Christmas overeating or overspending may mean you have the "ostrich problem"
As Christmas draws near and festive goodies spread cheer, waistlines get tight and pocketbooks get light. Tis the season of overeating and overspending, which a new study refers to as the "ostrich problem" if the person intentionally fails to monitor their overindulgence.
However, you don’t have to fall into the overindulgence trap, say psychologists who found you can prevent eating and spending too much during the holidays by setting goals and tracking your progress on a weekly basis.
The psychologists, who are from the University of Sheffield in the UK, are in the middle of conducting the new study to determine how monitoring progress can influence a person's ability to achieve a goal.
Earlier studies have found that keeping track of progress (e.g. weekly weigh-ins to monitor weight) can help a person succeed in reaching their goals, such as sticking to a diet during the holidays or not going over a Christmas list budget.
According to psychologists, a lot of people overeat and overspend this time of year. It’s called the “ostrich problem” because – like ostriches – such people intentionally bury their heads in the sand and fail to monitor their overindulging on purpose.
Why do people with the “ostrich problem” do this?
The new study, published in the journal Social and Personality Psychology Compass, explains that a person who sticks their head in the sand may do so deliberately to avoid tracking progress in an attempt to prevent them from knowing how much they’re overindulging.
Study leader Dr. Thomas Webb used the example of a person not checking their bank balance or intentionally not looking at the calories on the labels of fattening holiday foods, despite wanting to be in control of their money and what they eat to lose weight.
Dr. Webb said that this new study suggests there is an “ostrich problem” to the extent that it causes some people to avoid the reality about their overindulgences this time of year.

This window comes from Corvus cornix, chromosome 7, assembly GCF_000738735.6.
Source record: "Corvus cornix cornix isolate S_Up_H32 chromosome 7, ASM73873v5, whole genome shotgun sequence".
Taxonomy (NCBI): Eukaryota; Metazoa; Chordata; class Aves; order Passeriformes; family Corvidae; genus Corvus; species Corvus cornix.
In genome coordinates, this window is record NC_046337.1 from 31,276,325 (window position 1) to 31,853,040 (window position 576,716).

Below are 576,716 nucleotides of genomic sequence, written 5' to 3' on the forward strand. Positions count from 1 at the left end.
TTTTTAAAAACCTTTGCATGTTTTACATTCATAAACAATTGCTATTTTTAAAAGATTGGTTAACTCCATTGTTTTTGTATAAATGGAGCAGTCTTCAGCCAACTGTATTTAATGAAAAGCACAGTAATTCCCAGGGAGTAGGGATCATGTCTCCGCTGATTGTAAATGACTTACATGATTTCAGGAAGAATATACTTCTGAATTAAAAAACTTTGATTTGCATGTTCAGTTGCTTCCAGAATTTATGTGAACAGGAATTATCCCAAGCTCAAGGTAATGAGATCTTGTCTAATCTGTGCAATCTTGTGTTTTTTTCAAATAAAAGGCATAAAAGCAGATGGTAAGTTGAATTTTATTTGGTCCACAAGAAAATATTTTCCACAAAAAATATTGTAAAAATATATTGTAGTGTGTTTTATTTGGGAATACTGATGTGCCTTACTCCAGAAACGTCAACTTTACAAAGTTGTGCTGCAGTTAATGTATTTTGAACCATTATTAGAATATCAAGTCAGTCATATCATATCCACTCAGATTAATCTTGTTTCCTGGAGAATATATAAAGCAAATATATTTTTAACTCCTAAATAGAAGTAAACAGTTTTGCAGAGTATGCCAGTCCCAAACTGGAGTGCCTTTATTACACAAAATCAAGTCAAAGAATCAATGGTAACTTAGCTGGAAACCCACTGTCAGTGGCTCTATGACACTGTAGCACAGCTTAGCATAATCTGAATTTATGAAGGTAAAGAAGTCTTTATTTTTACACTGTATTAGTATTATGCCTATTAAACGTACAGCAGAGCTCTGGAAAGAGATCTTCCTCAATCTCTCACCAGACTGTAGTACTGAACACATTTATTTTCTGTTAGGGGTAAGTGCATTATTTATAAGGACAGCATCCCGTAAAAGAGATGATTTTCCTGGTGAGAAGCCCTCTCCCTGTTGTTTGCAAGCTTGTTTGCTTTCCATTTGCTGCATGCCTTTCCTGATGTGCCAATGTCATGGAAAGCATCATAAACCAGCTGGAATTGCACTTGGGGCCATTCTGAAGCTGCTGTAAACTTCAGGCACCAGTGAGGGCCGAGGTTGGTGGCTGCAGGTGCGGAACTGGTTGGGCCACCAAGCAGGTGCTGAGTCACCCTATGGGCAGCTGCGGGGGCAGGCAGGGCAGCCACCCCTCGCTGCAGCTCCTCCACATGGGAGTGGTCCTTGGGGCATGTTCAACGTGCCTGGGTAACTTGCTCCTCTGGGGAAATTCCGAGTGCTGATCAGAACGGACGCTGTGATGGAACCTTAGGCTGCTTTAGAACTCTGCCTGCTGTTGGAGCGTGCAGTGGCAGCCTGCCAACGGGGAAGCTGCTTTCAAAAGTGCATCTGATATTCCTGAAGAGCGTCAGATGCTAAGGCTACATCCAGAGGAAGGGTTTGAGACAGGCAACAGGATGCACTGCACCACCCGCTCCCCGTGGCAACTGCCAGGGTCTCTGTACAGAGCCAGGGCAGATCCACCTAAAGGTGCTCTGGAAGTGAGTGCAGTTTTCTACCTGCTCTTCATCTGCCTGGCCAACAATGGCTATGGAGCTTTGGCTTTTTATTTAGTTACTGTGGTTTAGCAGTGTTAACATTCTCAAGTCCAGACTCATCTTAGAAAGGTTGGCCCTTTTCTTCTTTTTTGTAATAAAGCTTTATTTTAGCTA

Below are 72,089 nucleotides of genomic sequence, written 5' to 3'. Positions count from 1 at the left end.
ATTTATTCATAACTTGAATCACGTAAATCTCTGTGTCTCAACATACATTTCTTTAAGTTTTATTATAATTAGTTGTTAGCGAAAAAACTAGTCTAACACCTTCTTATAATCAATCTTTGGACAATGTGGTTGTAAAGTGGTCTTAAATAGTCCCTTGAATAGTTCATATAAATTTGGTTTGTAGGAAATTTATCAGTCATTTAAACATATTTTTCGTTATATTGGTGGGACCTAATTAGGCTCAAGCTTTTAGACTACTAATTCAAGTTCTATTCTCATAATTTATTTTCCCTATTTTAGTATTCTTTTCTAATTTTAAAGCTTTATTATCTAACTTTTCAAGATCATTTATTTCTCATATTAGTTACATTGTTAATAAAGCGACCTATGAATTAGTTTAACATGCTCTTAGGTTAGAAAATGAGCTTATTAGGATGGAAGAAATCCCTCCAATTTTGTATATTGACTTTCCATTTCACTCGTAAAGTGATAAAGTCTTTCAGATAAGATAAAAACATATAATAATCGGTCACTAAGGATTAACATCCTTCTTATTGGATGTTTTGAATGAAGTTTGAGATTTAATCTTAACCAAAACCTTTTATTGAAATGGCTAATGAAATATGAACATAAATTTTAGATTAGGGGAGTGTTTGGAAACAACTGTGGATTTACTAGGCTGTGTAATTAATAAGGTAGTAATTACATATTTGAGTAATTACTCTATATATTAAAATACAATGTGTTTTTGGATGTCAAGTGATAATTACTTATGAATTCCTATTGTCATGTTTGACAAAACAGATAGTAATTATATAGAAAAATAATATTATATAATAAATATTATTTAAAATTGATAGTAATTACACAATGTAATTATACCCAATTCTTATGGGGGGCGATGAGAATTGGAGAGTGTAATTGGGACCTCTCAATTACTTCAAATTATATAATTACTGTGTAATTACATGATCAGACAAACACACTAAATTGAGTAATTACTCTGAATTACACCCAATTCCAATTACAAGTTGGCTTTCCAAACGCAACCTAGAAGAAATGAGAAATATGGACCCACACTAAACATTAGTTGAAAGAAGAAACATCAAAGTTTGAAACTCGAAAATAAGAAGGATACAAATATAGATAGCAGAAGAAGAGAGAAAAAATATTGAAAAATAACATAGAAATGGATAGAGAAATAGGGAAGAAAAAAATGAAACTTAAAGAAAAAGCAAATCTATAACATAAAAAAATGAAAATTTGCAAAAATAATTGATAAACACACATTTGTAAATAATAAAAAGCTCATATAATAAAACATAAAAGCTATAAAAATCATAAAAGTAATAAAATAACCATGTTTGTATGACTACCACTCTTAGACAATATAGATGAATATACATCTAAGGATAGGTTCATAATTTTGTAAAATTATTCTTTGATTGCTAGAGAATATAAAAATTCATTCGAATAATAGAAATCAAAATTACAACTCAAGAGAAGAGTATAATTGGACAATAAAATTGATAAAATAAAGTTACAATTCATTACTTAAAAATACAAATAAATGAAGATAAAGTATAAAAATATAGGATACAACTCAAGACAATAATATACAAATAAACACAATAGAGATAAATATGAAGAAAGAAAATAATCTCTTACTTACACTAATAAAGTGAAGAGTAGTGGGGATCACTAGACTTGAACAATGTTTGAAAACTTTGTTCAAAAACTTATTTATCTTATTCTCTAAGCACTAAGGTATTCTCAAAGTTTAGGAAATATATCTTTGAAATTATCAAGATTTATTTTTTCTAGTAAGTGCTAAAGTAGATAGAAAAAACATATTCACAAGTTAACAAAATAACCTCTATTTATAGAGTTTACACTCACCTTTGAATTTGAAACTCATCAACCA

He pointed out that there may be practical reasons why people do this. For example, the information on nutrition labels may be confusing and hard to understand, or people may not realize how much they're actually spending because they put some of their purchases on credit cards while paying cash for others.
Dr. Webb says that the study’s findings reveal that people can also be motivated to avoid monitoring information because the “ostrich problem” is an idea that there are times when some people would prefer to not know what they're doing.
Such people therefore avoid monitoring in an effort to escape the negative feelings that are linked to an accurate assessment of their progress (e.g. not wanting to know how much money they’ve spent).
"Many of the ways in which people defend themselves against threats - and here, one might view acknowledging poor goal progress as a threat to self-integrity - are the result of unintentional biases," the psychologists said.
SOURCE: ‘The Ostrich Problem’: Motivated Avoidance or Rejection of Information About Goal Progress, Thomas L. Webb, Betty P. I. Chang, Yael Benn, published in Social and Personality Psychology Compass, December 2013